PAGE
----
Recently, the clustering property of specific elements/motifs (recognised by RNA binding proteins) motivated the development of the RNAmotifs software that identifies multivalent motifs predicted to regulate splicing [31]. This method assumes most RNA-binding domains recognise a core of up to four nucleotides and our iCLIP analyses suggest the GAA/AAG/AGA nucleotide sequences form the core motifs recognised by SAFB1. As the core motifs were already predicted by iCLIP analyses, we modified the RNAmotifs approach to analyse the distribution of these (AAG/AGA/GAA) trimers within exons differentially expressed following SAFB1 knockdown (Fig. 6 and details of the analysis are given in the methods section). We initially looked at the proportion of differentially expressed exons (following SAFB1 knockdown) that contained the trimers of interest at particular locations in upregulated and downregulated exons compared to our control exons. In the first 50 nt of differentially expressed upregulated and downregulated exons we did note differences compared to controls. However, there was an enrichment of the SAFB1 trimer motifs in the last 50 nt of downregulated cassette exons, indicating that there may be increased inclusion of the cassette exon in the presence of SAFB1. To obtain an approximate false discovery rate (FDR) for these hits, we used a bootstrapping approach that selected exons randomly from the genome, counted pair motifs in each exon, and then compared the counts with our control set. In each trial we sampled 109 exons without replacement from a population of 54,263 known exons and used Fisher’s exact test to compare the frequencies of each motif pair with the frequencies in the control set. The FDR was then given by bootstrapping 10,000 samples and P values greater than 0.0005 were considered not significant (Fig. 6). By far the most significant pair motif was AGA paired with any of the three trimers (AAG, GAA, AGA) found downstream of it (P = 1.6 × 10−63, FDR below 0:0001). This result is consistent with those made by Cereda et al. [31], in that it suggests RBPs bind multivalent patterns to modulate splicing.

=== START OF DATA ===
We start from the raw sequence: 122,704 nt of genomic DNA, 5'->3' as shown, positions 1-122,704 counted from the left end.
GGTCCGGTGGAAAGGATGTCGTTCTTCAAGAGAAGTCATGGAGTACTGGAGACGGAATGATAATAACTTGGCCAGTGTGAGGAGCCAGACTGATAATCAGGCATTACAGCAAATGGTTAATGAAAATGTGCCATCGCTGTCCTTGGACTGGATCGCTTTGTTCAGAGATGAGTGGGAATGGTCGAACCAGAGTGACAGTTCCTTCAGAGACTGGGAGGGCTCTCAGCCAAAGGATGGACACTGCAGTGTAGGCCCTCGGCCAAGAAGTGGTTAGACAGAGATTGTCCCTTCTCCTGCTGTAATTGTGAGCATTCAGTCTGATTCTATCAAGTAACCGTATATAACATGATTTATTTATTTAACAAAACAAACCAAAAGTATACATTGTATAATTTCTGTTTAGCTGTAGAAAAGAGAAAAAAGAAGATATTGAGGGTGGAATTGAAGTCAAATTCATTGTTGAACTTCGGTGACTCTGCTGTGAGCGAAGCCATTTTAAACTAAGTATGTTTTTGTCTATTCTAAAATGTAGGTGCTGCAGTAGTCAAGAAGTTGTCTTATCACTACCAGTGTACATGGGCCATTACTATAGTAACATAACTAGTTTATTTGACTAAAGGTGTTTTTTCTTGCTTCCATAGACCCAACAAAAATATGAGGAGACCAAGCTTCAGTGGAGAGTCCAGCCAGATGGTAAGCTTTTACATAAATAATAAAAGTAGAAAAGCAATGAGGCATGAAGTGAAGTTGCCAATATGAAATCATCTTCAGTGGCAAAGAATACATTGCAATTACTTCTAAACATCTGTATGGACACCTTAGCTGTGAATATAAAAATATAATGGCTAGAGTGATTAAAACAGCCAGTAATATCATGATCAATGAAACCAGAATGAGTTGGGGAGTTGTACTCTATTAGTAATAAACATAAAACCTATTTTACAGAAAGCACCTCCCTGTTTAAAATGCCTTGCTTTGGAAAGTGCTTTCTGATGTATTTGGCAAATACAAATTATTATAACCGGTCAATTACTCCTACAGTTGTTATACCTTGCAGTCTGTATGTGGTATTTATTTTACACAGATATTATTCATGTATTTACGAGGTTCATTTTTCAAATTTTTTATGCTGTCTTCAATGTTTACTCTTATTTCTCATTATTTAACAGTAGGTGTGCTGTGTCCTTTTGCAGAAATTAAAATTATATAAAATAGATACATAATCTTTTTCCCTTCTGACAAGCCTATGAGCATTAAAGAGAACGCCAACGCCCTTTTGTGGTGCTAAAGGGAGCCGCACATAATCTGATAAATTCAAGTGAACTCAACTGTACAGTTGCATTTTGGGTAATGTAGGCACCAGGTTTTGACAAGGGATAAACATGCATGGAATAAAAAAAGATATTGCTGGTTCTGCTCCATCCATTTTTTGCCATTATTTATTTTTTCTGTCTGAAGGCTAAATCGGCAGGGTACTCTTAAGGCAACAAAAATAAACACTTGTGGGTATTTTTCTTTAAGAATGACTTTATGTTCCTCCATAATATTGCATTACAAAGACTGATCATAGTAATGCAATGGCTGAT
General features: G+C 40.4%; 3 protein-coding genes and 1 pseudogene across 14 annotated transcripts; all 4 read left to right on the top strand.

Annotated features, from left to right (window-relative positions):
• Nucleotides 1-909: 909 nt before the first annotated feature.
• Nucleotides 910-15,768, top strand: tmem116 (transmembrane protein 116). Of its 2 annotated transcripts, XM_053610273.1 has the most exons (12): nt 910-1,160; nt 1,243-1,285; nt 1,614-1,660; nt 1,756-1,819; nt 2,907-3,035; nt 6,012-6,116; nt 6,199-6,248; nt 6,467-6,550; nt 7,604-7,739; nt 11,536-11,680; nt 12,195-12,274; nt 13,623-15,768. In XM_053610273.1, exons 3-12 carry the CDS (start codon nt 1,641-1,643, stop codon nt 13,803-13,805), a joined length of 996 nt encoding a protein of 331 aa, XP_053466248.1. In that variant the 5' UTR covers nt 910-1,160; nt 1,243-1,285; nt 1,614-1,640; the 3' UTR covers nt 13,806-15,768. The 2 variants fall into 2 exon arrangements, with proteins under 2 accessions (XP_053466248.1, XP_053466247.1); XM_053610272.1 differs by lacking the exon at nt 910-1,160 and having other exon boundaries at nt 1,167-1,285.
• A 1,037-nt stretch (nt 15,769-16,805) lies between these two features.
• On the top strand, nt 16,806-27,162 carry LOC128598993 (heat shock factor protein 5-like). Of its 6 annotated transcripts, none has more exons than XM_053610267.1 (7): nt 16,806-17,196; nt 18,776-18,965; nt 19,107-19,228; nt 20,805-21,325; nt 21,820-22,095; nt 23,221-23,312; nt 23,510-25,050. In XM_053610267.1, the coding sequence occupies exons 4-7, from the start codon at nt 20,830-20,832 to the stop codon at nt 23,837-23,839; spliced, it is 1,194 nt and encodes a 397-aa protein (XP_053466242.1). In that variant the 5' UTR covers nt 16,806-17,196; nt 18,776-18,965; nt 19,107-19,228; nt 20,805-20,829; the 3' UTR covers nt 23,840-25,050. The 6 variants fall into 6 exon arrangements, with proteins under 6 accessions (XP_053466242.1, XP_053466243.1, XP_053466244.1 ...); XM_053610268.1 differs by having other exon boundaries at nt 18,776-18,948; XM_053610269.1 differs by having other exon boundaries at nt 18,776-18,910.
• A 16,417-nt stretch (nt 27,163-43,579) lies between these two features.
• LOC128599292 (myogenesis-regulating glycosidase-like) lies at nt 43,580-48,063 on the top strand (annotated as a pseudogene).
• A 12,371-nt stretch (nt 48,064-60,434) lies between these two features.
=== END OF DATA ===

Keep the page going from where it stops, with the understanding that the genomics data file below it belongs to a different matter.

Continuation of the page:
Fig. 6